Officials at the FHFA, which oversees Fannie Mae and Freddie Mac, maintain that taxpayers are protected by flood insurance requirements. Parts of Hialeah, though, don’t fall into the floodplain, a result of outdated maps that do not consider future flood scenarios arising from climate change — a problem that, policymakers maintain, is replicated in communities across the country.

But pricing climate change into mortgage terms would wreak havoc in the real estate market — a hit that, while protective of taxpayers in the long run, runs counter to the missions of the relevant agencies. Turning off the mortgage spigot in communities affected by climate change would disproportionately affect people of color, whose neighborhoods are more likely to be plagued by violent weather.

It isn’t only America that has lost its mind regarding "climate change."  Time Magazine heads to Europe, specifically Portugal, to press the case that climate change is (ready for this?) a violation of children’s human rights.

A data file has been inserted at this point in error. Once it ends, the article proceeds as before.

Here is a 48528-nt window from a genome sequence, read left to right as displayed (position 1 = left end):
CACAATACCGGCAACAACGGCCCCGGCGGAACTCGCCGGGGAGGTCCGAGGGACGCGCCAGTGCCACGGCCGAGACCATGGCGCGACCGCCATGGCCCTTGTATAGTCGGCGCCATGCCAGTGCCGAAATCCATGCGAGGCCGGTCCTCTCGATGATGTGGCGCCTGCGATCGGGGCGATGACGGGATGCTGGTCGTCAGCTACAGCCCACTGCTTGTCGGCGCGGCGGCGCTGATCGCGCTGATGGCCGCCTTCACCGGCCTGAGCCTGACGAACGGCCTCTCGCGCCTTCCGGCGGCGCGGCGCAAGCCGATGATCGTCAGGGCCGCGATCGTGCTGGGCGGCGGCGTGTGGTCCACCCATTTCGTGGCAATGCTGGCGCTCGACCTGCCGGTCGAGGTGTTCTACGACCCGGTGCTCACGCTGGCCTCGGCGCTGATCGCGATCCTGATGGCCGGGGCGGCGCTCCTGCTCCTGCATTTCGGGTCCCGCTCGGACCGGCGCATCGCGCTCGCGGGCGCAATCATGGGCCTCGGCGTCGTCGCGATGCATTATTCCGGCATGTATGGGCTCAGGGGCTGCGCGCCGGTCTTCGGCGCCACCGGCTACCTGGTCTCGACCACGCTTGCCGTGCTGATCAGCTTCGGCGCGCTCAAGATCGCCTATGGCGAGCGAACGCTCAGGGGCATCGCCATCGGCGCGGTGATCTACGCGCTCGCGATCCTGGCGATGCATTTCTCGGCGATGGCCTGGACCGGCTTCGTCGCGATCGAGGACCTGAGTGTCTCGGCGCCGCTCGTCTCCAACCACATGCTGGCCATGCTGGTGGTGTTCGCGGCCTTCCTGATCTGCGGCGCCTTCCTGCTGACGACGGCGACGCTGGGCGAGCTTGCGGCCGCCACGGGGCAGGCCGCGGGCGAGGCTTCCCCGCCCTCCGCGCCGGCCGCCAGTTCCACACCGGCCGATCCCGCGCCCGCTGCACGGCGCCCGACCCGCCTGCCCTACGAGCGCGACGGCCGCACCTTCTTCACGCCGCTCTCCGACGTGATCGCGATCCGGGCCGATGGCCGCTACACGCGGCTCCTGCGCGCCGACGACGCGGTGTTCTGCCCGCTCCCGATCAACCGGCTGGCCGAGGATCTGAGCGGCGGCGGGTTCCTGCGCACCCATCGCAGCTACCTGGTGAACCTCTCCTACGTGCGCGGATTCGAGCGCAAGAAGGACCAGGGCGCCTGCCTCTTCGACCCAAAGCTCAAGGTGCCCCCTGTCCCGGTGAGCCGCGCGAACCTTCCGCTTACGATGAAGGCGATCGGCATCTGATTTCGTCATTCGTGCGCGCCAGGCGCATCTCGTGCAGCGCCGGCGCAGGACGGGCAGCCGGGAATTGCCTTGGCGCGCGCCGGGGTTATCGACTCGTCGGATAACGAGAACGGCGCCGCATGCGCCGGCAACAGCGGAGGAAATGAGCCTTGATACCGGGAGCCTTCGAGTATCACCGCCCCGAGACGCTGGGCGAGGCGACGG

Reporter Ciara Nugent details the case of two poor kids from Lisbon, Sofia and André, who watched wildfires and heat waves “tear through Portugal.”  So they and a few other kids filed a case with the European Court of Human Rights (ECHR), “arguing that governments in 33 European countries have not done enough to prevent the impacts of climate change from violating their citizens’ human rights."

The summer of 2017 was hugely stressful for Sofia and André Oliveira, then aged 12 and 9. From their home in Lisbon, they watched a season of record wildfires and severe heat waves tear through Portugal, killing 120 people. For the children, it was already clear that the extreme heat –which scientists linked to climate change –would not be an isolated chapter in their lives. “We’ve always talked about climate change at home,” Sofia, now 15, says over video chat, sitting next to her brother at the family’s dining room table. “And we wanted to do something—something big.”